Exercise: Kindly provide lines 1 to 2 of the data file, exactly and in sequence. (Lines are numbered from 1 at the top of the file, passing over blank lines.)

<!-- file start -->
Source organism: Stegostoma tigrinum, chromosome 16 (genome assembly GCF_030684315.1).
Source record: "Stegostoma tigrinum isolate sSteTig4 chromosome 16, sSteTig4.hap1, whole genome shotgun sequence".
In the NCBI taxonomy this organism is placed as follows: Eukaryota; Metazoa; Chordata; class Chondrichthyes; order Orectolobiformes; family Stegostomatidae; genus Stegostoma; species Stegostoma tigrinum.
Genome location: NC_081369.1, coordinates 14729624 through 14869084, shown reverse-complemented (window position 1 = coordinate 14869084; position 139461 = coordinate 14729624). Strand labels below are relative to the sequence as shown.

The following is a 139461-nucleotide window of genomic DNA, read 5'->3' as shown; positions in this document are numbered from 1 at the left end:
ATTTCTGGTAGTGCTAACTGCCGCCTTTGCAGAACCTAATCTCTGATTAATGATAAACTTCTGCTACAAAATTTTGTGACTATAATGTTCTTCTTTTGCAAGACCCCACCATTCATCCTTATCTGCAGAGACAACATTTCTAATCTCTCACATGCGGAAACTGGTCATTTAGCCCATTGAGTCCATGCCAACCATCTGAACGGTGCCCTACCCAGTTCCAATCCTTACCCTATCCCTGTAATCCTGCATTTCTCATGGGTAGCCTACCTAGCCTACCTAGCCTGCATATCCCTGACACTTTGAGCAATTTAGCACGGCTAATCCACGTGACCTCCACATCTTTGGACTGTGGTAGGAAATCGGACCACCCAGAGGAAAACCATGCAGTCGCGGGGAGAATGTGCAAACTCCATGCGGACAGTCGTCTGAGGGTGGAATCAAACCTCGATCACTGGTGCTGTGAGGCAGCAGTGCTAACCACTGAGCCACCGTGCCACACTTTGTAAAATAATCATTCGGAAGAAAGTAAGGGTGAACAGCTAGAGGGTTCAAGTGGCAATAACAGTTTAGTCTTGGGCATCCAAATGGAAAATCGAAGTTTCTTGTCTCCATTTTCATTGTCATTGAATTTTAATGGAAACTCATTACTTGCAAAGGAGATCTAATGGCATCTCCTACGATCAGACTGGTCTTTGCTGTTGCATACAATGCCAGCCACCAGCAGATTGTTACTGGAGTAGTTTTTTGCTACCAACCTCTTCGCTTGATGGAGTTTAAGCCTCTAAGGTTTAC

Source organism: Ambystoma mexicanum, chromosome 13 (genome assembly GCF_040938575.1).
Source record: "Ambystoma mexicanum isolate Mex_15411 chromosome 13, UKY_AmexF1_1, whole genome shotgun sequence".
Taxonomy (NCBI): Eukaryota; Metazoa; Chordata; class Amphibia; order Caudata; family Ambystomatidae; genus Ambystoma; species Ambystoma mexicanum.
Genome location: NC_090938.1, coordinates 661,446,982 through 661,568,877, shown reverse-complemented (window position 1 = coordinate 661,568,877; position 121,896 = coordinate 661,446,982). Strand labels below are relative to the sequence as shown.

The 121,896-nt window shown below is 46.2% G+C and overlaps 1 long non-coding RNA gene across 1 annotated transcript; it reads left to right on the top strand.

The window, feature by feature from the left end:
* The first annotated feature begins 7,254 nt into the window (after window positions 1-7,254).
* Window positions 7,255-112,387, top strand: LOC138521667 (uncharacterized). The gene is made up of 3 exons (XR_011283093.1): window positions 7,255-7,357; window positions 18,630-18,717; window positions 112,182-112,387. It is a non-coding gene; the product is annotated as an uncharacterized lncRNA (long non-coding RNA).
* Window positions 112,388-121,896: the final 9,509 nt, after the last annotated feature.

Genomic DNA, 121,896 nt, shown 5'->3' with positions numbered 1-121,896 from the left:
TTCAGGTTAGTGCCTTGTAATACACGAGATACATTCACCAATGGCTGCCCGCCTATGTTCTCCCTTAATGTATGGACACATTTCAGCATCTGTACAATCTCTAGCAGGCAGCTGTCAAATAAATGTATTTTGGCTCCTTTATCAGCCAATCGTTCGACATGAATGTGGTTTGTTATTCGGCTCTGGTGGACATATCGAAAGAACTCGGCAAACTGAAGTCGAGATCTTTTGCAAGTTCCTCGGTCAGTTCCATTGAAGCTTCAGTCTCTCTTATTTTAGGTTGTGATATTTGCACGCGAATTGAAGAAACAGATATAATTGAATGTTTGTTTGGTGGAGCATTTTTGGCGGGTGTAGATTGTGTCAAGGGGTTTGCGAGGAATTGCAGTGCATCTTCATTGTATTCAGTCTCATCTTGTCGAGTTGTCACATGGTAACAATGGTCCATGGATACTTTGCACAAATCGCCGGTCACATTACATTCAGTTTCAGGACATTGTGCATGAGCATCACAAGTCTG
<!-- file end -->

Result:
Source organism: Stegostoma tigrinum, chromosome 16 (genome assembly GCF_030684315.1).
Source record: "Stegostoma tigrinum isolate sSteTig4 chromosome 16, sSteTig4.hap1, whole genome shotgun sequence".